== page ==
There were remarkably few trebuchets around at that time, and the Princes and engineers of northern and western Europe were engaged in a steep learning curve in the use of this engine. Surprisingly, Tout suggests that in May 1217 at Dover Louis' engine achieved little, 'against the valour of Hubert de Burgh and the despair of his own side', and says '...it did no great harm'. No mention of the walls, or damage, but the psychological effect is hinted at, or rather the lack of it!


Renn says that the fate of Eustaces' trebuchet is 'unrecorded' and his suggestion that such a valuable weapon was 'recycled' cannot possibly be accurate. The other alternative suggested was that it became a copy or pattern, which since Master Jordan, the subject of Derek Renn's article was building two trebuchets in the 1220's one at Dover, the other at Windsor, must mean that Henry III, a long reigning and competent English King, had seen the engine for himself, and not as a pile of ready to shift lumber, but in operation.


Another prospect is that the Dover engine was made out of Louis' trebuchet captured at Sandwich; but the 'Dover project' of Master Jordan was started some five or six years after the Treaty of Lambeth, and the nature of survival in medieval war can't have permitted Henry to sit with the weapon piled in a storehouse for so long.


The motivator in all of Henry III's early trebuchet projects seems to have been Hubert de Burgh, who faced the Dover attack, captured the sea-borne trebuchet, and undoubtedly saw Louis' engineers dismantling their engine at the end of hostilities. Hubert knew a winning weapon when he saw it! He was Constable of Dover, almost continuously between 1202 and 1232 and later of Windsor, at the time when their respective trebuchets were being constructed by Master Jordan.


The mighty counter-weight trebuchet was cropping up across Europe by 1220, at the siege of Toulouse, at Avignon, where Louis by then King of France, used two of them in 1226, and in Aragon's conquest of Majorca three years after that. Interestingly, when Henry was besieging Mirabeau in 1229, it seems he borrowed a trebuchet from a Poitevin noble, Bernard de Rioux, for the purpose, even though he owned two, or three, of his own. This was, by 1217 the coming wonder-weapon, and a decade after the new device appeared in England for the first time, even a wealthy provincial baron could afford to build one.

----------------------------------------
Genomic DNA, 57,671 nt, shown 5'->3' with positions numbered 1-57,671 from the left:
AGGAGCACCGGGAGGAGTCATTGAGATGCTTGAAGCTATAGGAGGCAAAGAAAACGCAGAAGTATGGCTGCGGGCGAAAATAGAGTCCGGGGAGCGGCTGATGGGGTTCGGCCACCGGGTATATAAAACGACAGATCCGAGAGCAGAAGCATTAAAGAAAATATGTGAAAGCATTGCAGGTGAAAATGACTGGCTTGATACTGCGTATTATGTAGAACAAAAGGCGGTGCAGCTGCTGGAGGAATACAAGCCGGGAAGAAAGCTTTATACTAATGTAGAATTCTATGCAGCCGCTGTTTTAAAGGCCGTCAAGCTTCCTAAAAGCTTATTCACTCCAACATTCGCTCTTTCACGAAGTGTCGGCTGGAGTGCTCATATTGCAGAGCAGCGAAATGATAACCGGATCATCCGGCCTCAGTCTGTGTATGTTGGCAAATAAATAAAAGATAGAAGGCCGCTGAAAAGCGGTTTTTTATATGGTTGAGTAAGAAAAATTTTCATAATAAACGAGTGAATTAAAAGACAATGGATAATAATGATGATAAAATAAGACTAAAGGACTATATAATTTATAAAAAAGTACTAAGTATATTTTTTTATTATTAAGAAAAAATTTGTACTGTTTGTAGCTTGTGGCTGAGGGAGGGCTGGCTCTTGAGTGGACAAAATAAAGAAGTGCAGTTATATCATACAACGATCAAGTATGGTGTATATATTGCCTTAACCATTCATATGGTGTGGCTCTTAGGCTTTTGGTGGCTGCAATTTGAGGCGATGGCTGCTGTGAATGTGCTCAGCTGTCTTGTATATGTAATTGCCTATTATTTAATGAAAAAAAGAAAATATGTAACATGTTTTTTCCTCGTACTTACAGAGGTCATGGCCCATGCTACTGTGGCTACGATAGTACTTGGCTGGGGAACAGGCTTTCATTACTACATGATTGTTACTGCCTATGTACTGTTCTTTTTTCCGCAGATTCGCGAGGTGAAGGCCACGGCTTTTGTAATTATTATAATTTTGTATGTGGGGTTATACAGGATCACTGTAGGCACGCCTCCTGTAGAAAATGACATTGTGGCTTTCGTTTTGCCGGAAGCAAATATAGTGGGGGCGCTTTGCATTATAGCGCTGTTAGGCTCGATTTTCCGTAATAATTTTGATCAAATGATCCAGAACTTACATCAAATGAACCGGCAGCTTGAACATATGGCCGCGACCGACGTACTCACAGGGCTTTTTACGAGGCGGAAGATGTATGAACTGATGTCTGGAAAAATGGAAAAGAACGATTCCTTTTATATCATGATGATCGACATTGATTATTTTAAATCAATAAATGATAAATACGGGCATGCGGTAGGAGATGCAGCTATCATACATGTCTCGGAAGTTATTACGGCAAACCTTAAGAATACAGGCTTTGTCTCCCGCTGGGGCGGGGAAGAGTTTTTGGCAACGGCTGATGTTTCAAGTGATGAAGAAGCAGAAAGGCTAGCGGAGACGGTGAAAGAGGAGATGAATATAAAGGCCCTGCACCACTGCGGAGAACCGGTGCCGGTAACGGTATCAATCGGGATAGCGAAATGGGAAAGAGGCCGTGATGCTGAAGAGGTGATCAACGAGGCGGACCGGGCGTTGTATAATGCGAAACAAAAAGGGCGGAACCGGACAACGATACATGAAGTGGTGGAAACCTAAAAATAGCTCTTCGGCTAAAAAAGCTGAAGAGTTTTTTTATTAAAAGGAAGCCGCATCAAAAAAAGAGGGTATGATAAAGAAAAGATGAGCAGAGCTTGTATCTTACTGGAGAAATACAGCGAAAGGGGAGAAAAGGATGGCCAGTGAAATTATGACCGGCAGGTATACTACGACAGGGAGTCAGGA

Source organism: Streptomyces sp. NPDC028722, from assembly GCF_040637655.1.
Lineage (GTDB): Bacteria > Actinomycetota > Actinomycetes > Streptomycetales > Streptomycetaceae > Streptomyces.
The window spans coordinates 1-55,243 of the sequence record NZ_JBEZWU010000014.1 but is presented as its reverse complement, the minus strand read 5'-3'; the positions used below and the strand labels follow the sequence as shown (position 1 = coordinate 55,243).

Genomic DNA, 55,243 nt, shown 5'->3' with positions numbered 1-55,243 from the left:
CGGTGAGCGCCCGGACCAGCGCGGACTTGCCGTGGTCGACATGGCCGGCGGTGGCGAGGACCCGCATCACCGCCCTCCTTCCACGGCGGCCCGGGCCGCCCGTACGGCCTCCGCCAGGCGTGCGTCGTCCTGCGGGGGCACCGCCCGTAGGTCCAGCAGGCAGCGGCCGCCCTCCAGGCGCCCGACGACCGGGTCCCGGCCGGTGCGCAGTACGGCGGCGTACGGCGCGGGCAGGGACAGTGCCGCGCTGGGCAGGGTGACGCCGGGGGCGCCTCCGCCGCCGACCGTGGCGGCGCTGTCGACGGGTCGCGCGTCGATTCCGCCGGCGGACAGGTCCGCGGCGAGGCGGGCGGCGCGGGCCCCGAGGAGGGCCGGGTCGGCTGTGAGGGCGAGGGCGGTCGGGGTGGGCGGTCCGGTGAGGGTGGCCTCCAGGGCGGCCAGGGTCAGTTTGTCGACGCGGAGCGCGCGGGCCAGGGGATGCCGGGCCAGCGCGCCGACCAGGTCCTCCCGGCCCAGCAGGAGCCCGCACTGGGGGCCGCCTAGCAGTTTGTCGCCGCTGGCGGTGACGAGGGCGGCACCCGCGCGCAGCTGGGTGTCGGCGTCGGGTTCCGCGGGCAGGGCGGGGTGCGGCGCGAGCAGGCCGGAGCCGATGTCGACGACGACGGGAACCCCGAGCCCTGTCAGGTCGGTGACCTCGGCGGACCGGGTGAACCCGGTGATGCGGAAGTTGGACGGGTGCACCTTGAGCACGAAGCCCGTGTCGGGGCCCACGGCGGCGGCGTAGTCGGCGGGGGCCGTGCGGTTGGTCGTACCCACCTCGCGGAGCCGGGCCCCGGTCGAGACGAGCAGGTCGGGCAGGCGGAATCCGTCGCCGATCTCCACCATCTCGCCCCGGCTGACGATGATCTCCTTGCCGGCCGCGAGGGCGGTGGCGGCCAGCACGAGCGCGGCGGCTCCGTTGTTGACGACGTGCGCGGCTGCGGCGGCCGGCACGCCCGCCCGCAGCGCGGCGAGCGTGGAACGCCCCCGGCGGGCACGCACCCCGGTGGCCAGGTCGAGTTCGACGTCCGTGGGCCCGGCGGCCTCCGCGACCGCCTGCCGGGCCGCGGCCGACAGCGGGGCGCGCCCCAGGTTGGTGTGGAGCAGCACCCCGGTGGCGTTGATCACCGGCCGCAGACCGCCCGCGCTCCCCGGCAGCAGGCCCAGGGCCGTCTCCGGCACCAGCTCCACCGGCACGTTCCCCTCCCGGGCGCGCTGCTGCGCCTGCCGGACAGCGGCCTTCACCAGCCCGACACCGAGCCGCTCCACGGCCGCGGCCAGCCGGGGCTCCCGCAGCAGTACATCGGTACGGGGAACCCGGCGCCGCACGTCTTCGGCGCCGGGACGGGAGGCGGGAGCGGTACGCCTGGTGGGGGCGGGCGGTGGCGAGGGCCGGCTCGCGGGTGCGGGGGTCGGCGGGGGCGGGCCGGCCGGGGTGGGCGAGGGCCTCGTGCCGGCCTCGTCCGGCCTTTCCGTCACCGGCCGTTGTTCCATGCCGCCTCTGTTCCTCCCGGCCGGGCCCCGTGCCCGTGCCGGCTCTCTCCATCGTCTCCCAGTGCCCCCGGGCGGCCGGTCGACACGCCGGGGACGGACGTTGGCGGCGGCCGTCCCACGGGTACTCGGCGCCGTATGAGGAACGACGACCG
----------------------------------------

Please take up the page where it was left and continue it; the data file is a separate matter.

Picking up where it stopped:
Two Counterweight Trebuchets

The 'traditional' view of the trebuchet is as in the rather basic but straightforward drawing shown below. With a sling of adjustable length, and a big box of stones or earth as the counterweight at the opposite end of the throwing beam. This, of course is how the modern replicas such as those at Caerphilly, and at the MiddelAlderCentret in Denmark are all built. However, an alternative was frequently used by Medieval engine masters, who were known in Scandinavian armies by the delightful name of Magister Tormentorum and it's shown at drawing B. Sometimes a single large stone, or perhaps several, was secured to the arm, wrapped and roped into place. An old millstone might be used for example, or a gibbet-stone.


Only one wargames model is produced of a trebuchet as shown below, and that's in 15mm scale, by John Mitchell, and it will fit into 20mm scale at a pinch. It costs about 65p for a four part metal kit, and is A911 in their list.